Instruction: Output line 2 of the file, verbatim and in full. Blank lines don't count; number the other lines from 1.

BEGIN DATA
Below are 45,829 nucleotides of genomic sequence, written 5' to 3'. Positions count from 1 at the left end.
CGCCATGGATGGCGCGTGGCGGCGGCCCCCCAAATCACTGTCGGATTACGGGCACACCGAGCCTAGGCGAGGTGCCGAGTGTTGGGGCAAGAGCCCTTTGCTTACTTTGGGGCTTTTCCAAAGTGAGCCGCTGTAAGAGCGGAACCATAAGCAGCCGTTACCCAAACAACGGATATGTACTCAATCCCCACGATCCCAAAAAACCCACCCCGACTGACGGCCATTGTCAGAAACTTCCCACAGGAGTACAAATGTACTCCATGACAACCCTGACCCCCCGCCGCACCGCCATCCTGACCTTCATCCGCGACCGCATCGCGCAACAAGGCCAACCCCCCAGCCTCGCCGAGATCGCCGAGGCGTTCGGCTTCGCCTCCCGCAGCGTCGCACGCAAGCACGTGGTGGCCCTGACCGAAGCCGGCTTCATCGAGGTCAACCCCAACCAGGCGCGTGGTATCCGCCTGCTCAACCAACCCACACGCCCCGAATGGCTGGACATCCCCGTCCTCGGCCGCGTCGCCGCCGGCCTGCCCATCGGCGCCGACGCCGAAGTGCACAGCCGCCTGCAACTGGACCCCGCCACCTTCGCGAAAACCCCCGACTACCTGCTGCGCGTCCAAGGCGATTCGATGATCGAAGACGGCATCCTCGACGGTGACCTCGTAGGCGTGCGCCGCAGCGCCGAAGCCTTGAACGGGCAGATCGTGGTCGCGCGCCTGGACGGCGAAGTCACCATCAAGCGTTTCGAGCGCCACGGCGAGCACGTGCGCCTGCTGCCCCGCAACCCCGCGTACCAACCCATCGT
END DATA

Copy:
CGCCATGGATGGCGCGTGGCGGCGGCCCCCCAAATCACTGTCGGATTACGGGCACACCGAGCCTAGGCGAGGTGCCGAGTGTTGGGGCAAGAGCCCTTTGCTTACTTTGGGGCTTTTCCAAAGTGAGCCGCTGTAAGAGCGGAACCATAAGCAGCCGTTACCCAAACAACGGATATGTACTCAATCCCCACGATCCCAAAAAACCCACCCCGACTGACGGCCATTGTCAGAAACTTCCCACAGGAGTACAAATGTACTCCATGACAACCCTGACCCCCCGCCGCACCGCCATCCTGACCTTCATCCGCGACCGCATCGCGCAACAAGGCCAACCCCCCAGCCTCGCCGAGATCGCCGAGGCGTTCGGCTTCGCCTCCCGCAGCGTCGCACGCAAGCACGTGGTGGCCCTGACCGAAGCCGGCTTCATCGAGGTCAACCCCAACCAGGCGCGTGGTATCCGCCTGCTCAACCAACCCACACGCCCCGAATGGCTGGACATCCCCGTCCTCGGCCGCGTCGCCGCCGGCCTGCCCATCGGCGCCGACGCCGAAGTGCACAGCCGCCTGCAACTGGACCCCGCCACCTTCGCGAAAACCCCCGACTACCTGCTGCGCGTCCAAGGCGATTCGATGATCGAAGACGGCATCCTCGACGGTGACCTCGTAGGCGTGCGCCGCAGCGCCGAAGCCTTGAACGGGCAGATCGTGGTCGCGCGCCTGGACGGCGAAGTCACCATCAAGCGTTTCGAGCGCCACGGCGAGCACGTGCGCCTGCTGCCCCGCAACCCCGCGTACCAACCCATCGT